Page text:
KKB goes to Edinburgh… Land of Castles, Cafes, Rhythm and Rhymes

Kilonshele Everybody

Edinburgh University African Caribbean Society invited me to give a reading of Memoirs of a Young African at the Rhythm and Rhymes event last week- I HAD A BLAST!!!!! Edinburgh is a wonderful city that is built to enable its inhabitants and visitors to move at a measured pace with eloquent efficiency. I arrived at Edinburg Airport early on Wednesday morning and took a bus into the city centre to my humble abode for the night. I got off at the Walfdorf Astoria, admired this magnificent hotel for a few moments before taking another bus to the guesthouse my hosts had graciously booked for me. My perception about Scotland didn’t go beyond the usual, Tartan Kilt, bagpipes, haggis, and William Wallace. I was so excited when upon reaching the guest house I was greeted by a man wearing a kilt, alas he was not an indigene; he was from Lithuania. I was tempted to buy haggis from the local chip shop but I decided that my first taste of this delicacy should be in more authentic environment.

My first visit was to a local café; it was cosy and beautifully decorated. The number of independent café’s in the city added to its sense of tranquillity. I hope they continue to resist the soulless multinational coffee shops on every street corner in London. I had planned to visit Edinburgh Castle but I was advised to take the sightseeing open top bus to tour the city instead. I went to the nearest bus stop, approximately 20 minute walk from the café. After waiting impatiently for about 25 minutes, I decided to visit the castle instead which was at the top of a hill behind the bus stop. I made my way towards the castle, and was confronted by approximately 100+ vertical steps. I began to make my way up these steps reluctantly. When I reached the last step at the top, I looked back down and was shocked to see the bus approaching the bus stop. I ran back down the stairs but could only watch helplessly as it drove off when just as I reached the last bottom step. I was angry and exhausted; I couldn’t face going back up the stairs again so I decided to wait for the next tour bus. You can only imagine my chagrin when the very next stop on the tour was by the top the steps by the castle. I thoroughly enjoyed the tour; Edinburgh is a city, which has majestically kept up with modernity whilst keeping its historical buildings and parks.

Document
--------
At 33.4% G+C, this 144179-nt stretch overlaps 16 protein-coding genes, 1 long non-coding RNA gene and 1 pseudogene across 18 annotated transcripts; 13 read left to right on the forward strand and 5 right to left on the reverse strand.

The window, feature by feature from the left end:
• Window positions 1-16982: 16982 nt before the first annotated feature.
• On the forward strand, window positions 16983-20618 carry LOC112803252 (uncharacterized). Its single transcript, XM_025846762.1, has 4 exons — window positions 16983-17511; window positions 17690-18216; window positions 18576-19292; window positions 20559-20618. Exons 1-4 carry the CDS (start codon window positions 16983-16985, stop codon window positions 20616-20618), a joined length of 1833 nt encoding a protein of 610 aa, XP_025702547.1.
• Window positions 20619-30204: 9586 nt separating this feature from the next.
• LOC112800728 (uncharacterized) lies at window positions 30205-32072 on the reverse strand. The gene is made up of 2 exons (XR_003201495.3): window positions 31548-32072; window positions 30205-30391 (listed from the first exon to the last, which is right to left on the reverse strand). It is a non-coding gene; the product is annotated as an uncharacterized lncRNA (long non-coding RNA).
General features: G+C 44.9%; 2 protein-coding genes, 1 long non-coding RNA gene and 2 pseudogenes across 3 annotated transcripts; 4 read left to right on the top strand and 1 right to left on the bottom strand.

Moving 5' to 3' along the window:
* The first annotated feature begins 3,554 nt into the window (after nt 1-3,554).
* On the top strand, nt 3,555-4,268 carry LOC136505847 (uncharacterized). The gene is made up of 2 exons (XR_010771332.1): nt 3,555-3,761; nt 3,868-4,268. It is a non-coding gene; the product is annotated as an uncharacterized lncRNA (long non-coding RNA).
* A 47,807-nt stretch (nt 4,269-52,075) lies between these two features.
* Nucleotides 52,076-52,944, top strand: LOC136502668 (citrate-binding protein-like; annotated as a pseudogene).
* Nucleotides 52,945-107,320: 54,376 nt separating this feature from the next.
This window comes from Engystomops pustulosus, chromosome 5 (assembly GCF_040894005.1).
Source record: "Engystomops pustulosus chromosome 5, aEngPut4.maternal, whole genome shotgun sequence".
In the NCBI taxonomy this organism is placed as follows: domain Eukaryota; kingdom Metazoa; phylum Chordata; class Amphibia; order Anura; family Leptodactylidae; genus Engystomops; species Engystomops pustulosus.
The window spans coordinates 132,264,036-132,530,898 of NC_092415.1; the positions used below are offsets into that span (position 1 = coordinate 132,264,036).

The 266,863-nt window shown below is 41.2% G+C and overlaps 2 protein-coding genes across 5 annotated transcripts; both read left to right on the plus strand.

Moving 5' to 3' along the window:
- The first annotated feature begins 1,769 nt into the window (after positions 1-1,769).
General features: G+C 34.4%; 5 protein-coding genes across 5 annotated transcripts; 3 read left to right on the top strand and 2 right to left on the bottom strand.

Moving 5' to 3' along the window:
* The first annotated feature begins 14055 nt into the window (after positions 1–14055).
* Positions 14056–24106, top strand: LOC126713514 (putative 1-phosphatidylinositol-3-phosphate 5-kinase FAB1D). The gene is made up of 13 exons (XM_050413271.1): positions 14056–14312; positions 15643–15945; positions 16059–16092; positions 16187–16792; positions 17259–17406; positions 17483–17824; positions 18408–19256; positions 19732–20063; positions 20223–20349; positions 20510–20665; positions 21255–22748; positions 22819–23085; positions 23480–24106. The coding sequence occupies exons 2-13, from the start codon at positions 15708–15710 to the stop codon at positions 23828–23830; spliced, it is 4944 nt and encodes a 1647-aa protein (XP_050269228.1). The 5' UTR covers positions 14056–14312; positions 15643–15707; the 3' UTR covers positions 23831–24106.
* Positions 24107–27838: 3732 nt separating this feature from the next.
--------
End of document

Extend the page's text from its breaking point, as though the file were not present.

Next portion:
I would like to take this opportunity to acknowledge a bright and lovely young lady by the name of Shuwanna Arron. She is the African Caribbean Society president and made this reading possible. I was one of the guest perfumers at an event called Rhythm and Rhymes. The last time I was on a University Campus was 12 years ago and this night I felt like an elder statesman amongst these young students. I read a few extracts from MOAYA which was well received by the audience, laughter and applause filled the room. I was overwhelmed when a few of the students approached me afterwards not only to congratulate for the reading but

they commended me for writing such an important book. One student said that based on the extracts I had read, it was a mirror into his own life.

Public speaking is one of my greatest fears, thanks to Shuwanna, Edinburgh University, The African Caribbean Society and all those who gave me words of encouragement- I have just taken the first of many steps to conquering this challenge. This is the first of many public events by KKB… stay tuned

Reading extracts from MOAYA

Reading extracts from MOAYA

writing in the cafe

writing in the cafe

THOSE DAMN STAIRS

  THOSE DAMN STAIRS

Me and the wonderful Shuwanna A

Me and the wonderful Shuwanna

Sight seeing in The Burgh

Sight seeing in The Burgh

 

Reading MOAYA....

Reading MOAYA….

 

Till next time-

KKB Out

50th Blog Post—The Journey so Far!!!!

“The purpose of challenges in life is to overcome them. You can climb over, dig deep or smash through, but never retreat; because when greater challenges arise in the future, you will have in your possession the tools attained in conquering the smaller challenges from the past”. Kabir Kareem-Bello